Very gently, the volunteer managed to get hold of the kitten, whose eyes were squeezed shut and ears were flat like a deflated balloon, and show it to my mum and I. Never had I been more astounded with what my eyes were seeing! The kitten was absolutely tiny and, if my description is accurate, was smaller than an iPhone! As it looked so fragile, I didn't stroke the kitten because I thought that even my smallest finger would be too big for its head, but my Mum gently stroked it before taking a few pictures of the little cutie. From that moment on, it was confirmed: the kitten not only felt like, but was ours.

Then we got some news which, at first, somewhat knocked us off our feet, but was later received as a positive. When examined, it appeared that the kitten could be a girl. Having never owned any female cats nor known any from past generations, my family and I had always stuck to males. But, as a girl myself, I had secretly been eager to adopt a female cat, yet my idea used to be dismissed because of a lack of experience with them. If female cats lose their hormonal tendencies by getting the snip - just like the boys have to - what could the big problem be?

Thankfully, my mum agreed and went ahead with the adoption, although we cannot be entirely certain whether Teddy - the unisex name we have chosen for the kitten, regardless of his or her gender - is a girl because mistakes can happen. But I hope that Teddy possesses the same feminine qualities like me because it is about time that the gender divide has been tackled in our family; with two boys (Dad and Little Brother) and two male kittens, my mum and I are rather underrepresented!

We left in a state of excitement because, as soon as my mum reserved Teddy, there was no turning back: in eight weeks or so time, Teddy will be coming home with us. She will be our first female kitten in the family, therefore making history before she has even set foot (or should I say paw?) through the door. How can I not describe that moment as anything but amazing?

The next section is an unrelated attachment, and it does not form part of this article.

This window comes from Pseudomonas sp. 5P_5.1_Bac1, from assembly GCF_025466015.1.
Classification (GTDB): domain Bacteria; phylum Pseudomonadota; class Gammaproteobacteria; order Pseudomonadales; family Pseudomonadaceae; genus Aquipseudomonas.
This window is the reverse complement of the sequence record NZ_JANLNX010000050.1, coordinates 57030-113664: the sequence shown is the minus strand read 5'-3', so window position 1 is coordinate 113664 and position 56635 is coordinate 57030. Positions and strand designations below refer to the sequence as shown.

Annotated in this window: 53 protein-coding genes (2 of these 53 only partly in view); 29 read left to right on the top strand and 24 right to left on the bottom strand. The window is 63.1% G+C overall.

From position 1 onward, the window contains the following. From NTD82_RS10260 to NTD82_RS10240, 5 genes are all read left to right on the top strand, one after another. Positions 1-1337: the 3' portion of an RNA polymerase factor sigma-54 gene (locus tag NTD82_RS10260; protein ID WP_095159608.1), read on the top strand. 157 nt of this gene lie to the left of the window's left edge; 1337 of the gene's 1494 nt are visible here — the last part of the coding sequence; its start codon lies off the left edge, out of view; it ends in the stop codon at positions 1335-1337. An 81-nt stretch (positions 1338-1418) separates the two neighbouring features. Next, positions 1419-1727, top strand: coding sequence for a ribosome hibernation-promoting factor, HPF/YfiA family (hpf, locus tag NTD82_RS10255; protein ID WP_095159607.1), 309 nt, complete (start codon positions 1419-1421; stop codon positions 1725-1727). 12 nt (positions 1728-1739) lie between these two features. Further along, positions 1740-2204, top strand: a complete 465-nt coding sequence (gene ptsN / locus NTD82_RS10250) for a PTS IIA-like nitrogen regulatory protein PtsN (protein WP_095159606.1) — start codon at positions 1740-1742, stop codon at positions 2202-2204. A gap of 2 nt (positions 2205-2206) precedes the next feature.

Although I have since made a speedy recovery from my cold and attended three days at school this week, I'm bursting with excitement about meeting Teddy. Kittens are allowed to be adopted at around nine weeks old; Teddy was born nine days ago, so we are expecting to take her home with us in mid-September. This question, however, remains: how will I keep my patience under control during the summer holidays? At this moment in time, I have absolutely no idea but, like the so-called importance of direct proportion, I will have to respect the time it takes until the pleasure is finally my own.

So, this week has been a great and - for the final time only - amazing time, and it is helped further by the fact that the school term is nearly over. Just two normal days on Monday and Tuesday before Activity Day on Wednesday - in which I shall be channeling Kay Burley as a News Desk reporter - and I'm free of homework, stuffy uniforms and hiked-up skirts for six glorious weeks.

According to the grey sky outside my bedroom window, a storm is coming. And, as the rain will pour on all the plants in the garden, normality will be restored. How much I've missed it!